Space Dumplins by Craig Thompson Book Review

Space Dumplins by Craig Thompson
Publisher: GRAPHIX
Release Date: August 25, 2015

Violet Marlocke has the most amazing family in the whole galaxy. Sure, they aren't rich and her dad works a rather hazardous job, but things seem fine until her school is eaten by space whales. Her mom manages to get a job as a fashion designer at the space station, bringing Violet along until they can get her into another school. Then her dad disappears after a huge explosion of corrosive whale poop. Setting off on a rescue missions, Violet collects a menagerie of friends to help her on her quest to bring her family back together again. 

We need to talk about how amazing this book is. Unlike most graphic novels where I can read and quickly glance at the frames, I had to slow down and carefully analyze each frame and spread. I have no idea how long it took for Thompson to complete this novel, but it must have been quite a process. The attention to detail is fantastic.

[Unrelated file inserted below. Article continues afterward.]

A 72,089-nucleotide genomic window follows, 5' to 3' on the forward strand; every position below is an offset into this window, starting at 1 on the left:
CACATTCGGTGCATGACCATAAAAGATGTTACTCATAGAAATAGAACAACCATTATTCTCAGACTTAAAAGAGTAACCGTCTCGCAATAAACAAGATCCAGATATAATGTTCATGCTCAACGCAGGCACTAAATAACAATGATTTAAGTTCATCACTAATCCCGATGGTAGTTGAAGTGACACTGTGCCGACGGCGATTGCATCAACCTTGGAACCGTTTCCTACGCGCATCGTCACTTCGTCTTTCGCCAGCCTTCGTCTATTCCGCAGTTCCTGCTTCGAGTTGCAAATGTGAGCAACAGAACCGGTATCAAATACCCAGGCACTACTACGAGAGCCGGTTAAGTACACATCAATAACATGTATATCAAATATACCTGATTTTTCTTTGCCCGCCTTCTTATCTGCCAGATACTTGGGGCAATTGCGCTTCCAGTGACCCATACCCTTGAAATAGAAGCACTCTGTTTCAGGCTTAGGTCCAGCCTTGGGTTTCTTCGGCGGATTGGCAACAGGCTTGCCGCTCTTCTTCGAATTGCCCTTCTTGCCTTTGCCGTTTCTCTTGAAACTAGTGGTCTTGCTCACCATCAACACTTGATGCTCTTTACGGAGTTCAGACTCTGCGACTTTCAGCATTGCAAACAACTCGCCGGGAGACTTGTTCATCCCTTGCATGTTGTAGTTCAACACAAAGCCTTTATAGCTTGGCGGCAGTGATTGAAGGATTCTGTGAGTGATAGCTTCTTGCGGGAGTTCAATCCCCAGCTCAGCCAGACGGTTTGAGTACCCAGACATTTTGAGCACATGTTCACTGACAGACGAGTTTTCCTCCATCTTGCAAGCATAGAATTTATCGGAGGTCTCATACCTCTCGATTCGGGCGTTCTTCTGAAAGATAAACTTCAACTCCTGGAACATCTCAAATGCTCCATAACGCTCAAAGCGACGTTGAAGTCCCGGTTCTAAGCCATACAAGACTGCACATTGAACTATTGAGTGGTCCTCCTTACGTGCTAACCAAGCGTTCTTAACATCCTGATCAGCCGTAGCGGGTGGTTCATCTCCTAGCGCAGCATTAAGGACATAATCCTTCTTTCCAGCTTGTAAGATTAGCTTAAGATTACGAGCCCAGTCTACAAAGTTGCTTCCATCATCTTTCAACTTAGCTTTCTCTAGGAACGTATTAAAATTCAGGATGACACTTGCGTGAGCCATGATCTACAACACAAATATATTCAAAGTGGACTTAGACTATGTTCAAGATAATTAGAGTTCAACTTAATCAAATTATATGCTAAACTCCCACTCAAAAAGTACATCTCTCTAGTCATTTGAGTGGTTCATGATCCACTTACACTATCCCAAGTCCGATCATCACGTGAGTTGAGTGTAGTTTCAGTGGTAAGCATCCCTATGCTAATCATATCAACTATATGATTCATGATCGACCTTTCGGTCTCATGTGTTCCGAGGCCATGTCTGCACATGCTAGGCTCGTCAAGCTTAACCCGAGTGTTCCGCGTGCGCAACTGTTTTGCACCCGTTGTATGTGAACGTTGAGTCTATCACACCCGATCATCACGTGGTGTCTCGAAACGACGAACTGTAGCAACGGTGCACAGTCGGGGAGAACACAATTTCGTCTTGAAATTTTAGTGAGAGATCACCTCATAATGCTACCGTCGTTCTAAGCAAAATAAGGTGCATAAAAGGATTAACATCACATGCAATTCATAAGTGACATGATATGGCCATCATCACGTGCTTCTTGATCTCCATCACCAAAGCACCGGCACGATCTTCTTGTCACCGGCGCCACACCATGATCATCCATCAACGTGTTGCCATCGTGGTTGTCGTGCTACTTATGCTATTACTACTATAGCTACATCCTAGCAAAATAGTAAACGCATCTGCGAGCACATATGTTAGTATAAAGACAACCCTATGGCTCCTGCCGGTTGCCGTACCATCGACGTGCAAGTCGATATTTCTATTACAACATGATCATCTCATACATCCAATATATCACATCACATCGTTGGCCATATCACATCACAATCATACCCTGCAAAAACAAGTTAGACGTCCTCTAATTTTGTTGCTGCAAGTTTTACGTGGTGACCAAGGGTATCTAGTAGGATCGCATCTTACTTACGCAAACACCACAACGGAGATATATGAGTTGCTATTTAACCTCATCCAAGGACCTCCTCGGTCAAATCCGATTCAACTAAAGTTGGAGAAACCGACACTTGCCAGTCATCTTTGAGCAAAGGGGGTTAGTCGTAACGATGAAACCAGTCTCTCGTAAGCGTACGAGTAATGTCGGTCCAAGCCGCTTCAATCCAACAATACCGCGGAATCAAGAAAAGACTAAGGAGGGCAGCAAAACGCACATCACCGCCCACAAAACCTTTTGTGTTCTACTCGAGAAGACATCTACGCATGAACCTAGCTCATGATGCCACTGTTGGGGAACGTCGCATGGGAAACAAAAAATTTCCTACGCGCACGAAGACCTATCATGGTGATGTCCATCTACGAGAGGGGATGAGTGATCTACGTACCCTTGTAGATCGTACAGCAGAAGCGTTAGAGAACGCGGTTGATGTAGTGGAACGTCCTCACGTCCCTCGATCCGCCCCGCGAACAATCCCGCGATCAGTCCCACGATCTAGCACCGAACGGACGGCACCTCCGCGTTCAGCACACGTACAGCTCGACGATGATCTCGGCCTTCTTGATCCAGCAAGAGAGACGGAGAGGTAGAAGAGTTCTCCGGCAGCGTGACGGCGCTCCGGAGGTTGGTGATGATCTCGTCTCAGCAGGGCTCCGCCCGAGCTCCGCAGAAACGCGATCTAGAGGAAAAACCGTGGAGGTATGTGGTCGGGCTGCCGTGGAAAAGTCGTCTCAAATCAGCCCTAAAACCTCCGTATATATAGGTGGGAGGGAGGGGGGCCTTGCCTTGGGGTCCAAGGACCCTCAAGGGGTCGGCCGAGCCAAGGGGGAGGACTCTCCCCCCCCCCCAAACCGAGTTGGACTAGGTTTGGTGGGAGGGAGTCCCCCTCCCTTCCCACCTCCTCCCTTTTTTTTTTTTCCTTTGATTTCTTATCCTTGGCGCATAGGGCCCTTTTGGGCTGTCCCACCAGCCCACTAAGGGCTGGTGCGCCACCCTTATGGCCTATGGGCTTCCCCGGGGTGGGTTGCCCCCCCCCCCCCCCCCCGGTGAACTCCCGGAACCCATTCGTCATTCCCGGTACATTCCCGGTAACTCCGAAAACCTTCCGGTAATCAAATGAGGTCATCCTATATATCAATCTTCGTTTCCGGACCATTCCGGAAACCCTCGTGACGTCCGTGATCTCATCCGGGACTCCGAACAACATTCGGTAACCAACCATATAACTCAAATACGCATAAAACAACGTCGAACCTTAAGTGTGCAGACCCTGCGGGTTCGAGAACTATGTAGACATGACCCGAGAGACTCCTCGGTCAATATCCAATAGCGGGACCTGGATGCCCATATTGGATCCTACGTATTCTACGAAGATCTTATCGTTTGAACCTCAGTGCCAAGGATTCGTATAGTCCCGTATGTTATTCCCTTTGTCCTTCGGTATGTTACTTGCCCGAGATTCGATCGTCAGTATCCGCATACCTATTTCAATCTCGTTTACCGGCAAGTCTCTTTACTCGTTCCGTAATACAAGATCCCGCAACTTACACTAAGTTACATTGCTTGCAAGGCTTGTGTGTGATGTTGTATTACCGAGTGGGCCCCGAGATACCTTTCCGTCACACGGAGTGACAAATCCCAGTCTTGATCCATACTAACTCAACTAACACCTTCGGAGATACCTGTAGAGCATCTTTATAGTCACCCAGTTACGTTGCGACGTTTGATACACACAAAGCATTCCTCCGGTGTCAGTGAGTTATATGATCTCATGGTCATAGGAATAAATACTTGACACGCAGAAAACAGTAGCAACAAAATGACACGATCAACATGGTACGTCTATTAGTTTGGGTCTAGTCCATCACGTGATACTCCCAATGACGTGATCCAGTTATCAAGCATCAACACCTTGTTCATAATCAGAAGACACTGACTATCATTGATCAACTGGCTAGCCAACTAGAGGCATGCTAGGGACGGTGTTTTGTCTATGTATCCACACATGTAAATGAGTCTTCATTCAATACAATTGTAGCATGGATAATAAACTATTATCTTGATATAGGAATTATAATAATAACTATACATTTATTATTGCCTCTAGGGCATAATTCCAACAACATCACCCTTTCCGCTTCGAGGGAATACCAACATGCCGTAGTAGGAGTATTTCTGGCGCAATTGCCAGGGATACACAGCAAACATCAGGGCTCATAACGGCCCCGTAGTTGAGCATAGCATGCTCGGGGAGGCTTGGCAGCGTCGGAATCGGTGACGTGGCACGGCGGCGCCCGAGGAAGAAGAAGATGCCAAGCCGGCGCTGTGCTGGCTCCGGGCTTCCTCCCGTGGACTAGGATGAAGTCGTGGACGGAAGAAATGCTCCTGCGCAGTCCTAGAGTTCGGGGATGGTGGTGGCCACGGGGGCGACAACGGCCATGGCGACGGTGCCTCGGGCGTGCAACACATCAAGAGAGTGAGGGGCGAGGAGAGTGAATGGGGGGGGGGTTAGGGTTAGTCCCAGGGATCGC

I know the story itself seems bizarre. Talking chickens? Space whales? Lumpkins? Here's the thing. One of my favorite things about the science fiction and fantasy genres is that one can use absurd things to delve into deeper topics in a way that won't feel like you are beating home some point. For example: This book deals pretty directly with class-ism. Violet and her family are not wealthy. Her dad has a bit a criminal record. And when her mom gets a job on a space station it is a tentative work relationship. The minute something goes wrong, her mother is among the first to be rounded up and kicked out. And when she tries to protest her treatment and demand someone look for her daughter, she is thrown in jail. Yet, this doesn't feel heavy-handed in the slightest, just another part of the story. There are also absent fathers, loneliness, feelings of betrayal, friendship, family, and even showing understanding to other species no matter if they eat planets or not. Such a wonderful book with a great heroine. I liked it so much that I kind of wish there was a sequel.